Mallette's reliance on Estate of Canfield (1951) 107 Cal.App.2d 682, 238 P.2d 67, is not well placed. There, unlike this case, the sale sought to be confirmed was for an amount below the appraised value of the property and the objector not only offered to take the parcel in partial distribution at a valuation one dollar above the offered price but also petitioned for a partition on the same basis. Here, Mallette did not petition for a partition under section 1100 et seq., instead arguing that section 582 precludes the sale and citing Canfield as showing the only proper alternative procedure would be a partition. In Canfield, the estate was ready for distribution without the necessity of a sale. Here, the estate was not ready for distribution. The personal representative in Canfield rejected the objector's offer on the ground it was not to pay cash and the probate court approved the sale to the third party.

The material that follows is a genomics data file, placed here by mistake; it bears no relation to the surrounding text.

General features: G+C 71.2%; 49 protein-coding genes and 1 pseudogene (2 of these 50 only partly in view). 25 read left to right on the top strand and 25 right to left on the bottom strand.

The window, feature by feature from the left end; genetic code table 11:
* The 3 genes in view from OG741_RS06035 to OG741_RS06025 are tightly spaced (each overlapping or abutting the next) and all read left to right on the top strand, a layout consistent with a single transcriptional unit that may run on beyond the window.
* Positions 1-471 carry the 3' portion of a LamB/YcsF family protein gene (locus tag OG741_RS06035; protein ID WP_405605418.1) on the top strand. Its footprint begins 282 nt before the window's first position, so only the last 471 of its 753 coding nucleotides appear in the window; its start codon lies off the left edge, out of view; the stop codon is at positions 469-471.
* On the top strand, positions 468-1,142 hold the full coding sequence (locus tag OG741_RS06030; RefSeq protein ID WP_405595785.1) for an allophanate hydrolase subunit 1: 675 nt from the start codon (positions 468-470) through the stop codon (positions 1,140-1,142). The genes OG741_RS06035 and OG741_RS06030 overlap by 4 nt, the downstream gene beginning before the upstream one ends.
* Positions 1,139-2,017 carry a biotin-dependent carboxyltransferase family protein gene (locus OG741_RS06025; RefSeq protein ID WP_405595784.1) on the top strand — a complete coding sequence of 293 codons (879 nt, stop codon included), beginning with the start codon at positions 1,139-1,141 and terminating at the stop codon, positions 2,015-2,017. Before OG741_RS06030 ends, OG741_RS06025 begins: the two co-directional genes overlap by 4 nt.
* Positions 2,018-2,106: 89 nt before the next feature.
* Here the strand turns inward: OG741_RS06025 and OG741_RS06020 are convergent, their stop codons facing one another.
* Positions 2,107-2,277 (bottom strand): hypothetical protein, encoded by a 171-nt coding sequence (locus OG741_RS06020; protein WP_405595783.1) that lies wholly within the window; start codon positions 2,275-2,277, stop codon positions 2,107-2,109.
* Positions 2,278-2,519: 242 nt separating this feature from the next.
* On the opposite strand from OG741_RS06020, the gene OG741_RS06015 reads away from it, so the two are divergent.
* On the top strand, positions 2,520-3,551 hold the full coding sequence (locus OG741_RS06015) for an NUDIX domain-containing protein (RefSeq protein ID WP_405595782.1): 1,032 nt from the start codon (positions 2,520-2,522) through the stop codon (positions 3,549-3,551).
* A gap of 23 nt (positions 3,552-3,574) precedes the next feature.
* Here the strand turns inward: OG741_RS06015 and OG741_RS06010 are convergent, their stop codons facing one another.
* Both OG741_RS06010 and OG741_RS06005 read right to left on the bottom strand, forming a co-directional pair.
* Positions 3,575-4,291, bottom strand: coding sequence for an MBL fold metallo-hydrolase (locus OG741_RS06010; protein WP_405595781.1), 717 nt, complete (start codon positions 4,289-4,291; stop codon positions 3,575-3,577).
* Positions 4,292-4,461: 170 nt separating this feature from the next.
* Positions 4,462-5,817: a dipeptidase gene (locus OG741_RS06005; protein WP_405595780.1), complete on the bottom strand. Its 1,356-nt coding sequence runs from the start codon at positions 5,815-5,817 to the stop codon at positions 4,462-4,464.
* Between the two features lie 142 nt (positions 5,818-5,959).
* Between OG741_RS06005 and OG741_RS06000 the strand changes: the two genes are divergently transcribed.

Overturning the order confirming the sale, Canfield observed the finding the sale was to the advantage of the estate was not supported by the evidence, which showed the only reason for the sale was to dispose of the property in order to distribute cash. (107 Cal.App.2d at p. 686, 238 P.2d 67.) Canfield also said evidence showing the property was losing value did not justify the sale since the estate was ready for distribution without the necessity of a sale. (Ibid.) Canfield concluded that a partition should have been granted under section 1103, and there was no authority for a sale, since the property was such that it could be partitioned without great prejudice to the owners or could be conveniently allotted to one of the heirs. (Id. at pp. 686–687, 238 P.2d 67.)